By “day divided,” on Thursday, our last full day in southern California, two of us went to the Getty Villa


while the rest of us (i. e., they) went to Disneyland (from which, due to my absence–this is my blog after all, meaning my perspective–I attach no photos).

A favorite exhibit at the Getty was “Byzantium: Heaven & Earth.”  It’s on display till August.  I highly recommend seeing this if you can.  Admission is free (but you need tickets, which you can get online); parking is $15.

So, check out this altar covering from about AD 1300.


Or check out this icon of St. George–you know, the knight who is supposed to have protected a town by slaying a dragon–probably written in the thirteenth century.


The Christian influence in Byzantium was large.  Much praiseworthy art, architecture, and music comes from this era indeed–an era that spans a thousand years, roughly from the fall of Rome in 431 to the fall of Constantinople in 1456.

However, there are also some things Christians did about which I am not happy.  This head of Aphrodite, probably from first-century Greece, has been vandalized by Christians.  Notice the cross etched into her forehead and the misshapen nose.  Her eyes have been gouged out also.  These defacings speak for themselves.


It seems that zealots appear in every age.

Today there are Christian churches that take issue with any image, including any image of Christ.  If you walk into one of these places of worship, you will find no stained glass, no icons, no crucifix, no paintings.  You may even be hard-pressed to find a cross.  It is a violation of the second commandment, they will say.  (“Do not make any graven images.”)  To which I say, “Yeah.  Whatever.”

With these thoughts in my mind, and as a gift to myself for Father’s Day, and to commemorate this vacation with a sort of souvenir, I purchased a figure of Pluto with his three-headed dog Cerberus from the Getty gift shop.  Notice the staff he’s holding.  It sort of looks like Neptune’s trident, but there are only two prongs, leading me to call it a bident.

It likewise leads me to wonder too, incidentally, if holding up your hand with only two fingers raised, the index and pinky, originated with this bident.  Some maintain that this is a sign of the devil.  But it’s not too far a stretch to go from the devil to hell to Hades, the Greek name of Pluto.  Any thoughts?


At any rate, my mom met the two of us (me and a daughter) at the Getty.  If I’m not mistaken, she shuddered visibly when I purchased Pluto.  But, Mom, I assure you this is not a graven image in the sense of an idol–just a decoration to supplement the mythology on my bookshelf.

WWYD (What Would You Do–and Why)?

Posted in Homilies with tags , , , on June 15, 2014 by timtrue

2 Corinthians 13:11-13

I begin today with a story about a man named Joe; and his dog, named Reebok.*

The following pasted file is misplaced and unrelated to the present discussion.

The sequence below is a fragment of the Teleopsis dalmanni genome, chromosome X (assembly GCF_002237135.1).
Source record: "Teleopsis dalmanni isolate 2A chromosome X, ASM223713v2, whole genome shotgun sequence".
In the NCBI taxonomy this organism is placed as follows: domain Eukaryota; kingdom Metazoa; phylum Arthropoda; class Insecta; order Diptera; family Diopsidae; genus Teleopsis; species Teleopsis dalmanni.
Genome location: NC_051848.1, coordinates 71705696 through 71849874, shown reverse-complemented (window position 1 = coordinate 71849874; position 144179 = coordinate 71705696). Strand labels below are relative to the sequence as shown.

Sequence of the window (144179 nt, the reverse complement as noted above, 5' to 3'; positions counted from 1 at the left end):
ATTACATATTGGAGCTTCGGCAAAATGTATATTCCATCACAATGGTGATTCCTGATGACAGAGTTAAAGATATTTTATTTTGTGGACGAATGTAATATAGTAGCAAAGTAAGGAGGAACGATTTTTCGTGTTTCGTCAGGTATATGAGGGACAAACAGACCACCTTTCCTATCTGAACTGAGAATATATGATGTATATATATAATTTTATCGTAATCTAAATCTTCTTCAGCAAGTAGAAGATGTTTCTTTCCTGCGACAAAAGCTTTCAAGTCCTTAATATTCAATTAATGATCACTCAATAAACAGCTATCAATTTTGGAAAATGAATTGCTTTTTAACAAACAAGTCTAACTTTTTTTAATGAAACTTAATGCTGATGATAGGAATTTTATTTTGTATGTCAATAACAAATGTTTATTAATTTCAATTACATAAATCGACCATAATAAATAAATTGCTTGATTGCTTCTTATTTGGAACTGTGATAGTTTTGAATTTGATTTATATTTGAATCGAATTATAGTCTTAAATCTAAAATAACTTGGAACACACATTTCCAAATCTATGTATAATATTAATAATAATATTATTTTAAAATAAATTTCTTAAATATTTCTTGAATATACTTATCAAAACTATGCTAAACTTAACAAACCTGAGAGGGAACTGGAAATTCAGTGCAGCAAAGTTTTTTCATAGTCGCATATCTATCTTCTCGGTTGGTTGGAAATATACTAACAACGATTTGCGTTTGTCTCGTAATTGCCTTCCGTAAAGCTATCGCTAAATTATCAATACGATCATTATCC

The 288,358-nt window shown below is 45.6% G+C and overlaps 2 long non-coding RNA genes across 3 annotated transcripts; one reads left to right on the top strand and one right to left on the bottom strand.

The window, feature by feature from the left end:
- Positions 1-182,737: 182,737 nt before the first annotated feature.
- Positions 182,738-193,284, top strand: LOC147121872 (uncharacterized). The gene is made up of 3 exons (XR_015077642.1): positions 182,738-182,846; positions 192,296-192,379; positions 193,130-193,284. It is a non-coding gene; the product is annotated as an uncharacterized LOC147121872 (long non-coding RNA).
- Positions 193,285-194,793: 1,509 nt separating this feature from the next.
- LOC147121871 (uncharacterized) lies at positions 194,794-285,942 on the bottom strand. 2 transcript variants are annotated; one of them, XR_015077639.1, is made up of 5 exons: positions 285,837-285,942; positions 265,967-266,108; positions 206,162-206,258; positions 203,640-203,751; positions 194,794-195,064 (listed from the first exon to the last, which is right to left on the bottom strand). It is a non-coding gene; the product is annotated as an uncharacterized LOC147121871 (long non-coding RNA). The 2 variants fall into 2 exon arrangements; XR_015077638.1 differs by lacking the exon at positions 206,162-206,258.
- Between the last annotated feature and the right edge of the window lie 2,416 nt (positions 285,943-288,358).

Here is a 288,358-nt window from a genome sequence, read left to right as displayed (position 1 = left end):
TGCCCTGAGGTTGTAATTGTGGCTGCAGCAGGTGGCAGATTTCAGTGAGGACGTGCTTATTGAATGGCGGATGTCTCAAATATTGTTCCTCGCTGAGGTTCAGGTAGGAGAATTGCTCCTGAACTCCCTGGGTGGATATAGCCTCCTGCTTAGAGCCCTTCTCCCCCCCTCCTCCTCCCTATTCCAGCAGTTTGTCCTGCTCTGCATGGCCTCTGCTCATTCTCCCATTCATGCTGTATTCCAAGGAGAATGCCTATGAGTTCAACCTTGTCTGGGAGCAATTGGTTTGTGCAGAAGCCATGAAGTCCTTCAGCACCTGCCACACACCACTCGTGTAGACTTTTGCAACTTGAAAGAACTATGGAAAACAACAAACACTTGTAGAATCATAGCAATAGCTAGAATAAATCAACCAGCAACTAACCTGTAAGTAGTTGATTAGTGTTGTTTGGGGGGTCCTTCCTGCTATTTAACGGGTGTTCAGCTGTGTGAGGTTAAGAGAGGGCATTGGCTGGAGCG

Joe is a twenty-nine year-old, single real estate attorney.  He’s been working with the same firm now for almost four years, his first job since graduating from law school.

Reebok, Joe’s dog, is a five year-old yellow Lab.  Joe has owned Reebok since he was a puppy.  At first Joe got Reebok as a sort of trophy pet.  Joe had never had a dog growing up.  In fact, his dad told him that a pet dog would be a burden, despite however cute you may think he is as a puppy.  Nevertheless, Joe had wanted a dog since he was a small boy.  And now, just about to graduate from law school, Joe reasoned, it was high time to get a dog.

By “trophy pet” I mean that Joe viewed Reebok as a possession, something he owned and could treat however he wished.  This was his long-hoped for dog, emphasis on his.  He would show his dad just how responsible and capable he could be.  So he cared for Reebok, feeding him just the right amount of food at just the right times of the day, took him along on daily runs—which is why Joe named him Reebok, by the way—and spent long hours training him to obey and perform a few interesting tricks.

But in time, as often happens, Reebok became more of a friend to Joe than a trophy.  The runs continued.  So did the training and interesting tricks.  But the disciplined routine of feeding ended: Reebok ate his science diet, sure.  But an abundance of human scraps were added to this, not to mention the times of meals grew far less routine.  These two, man and best friend, became something like stereotypical bachelors.

That’s when Joe landed his job with the law firm.  New days with long hours meant running with Reebok and other social times suddenly became mostly a weekend affair.  Joe built a doggy door in his back door and fenced in a rather small backyard so that Reebok could at least have a modicum of liberty during the long hours of absence from his beloved master.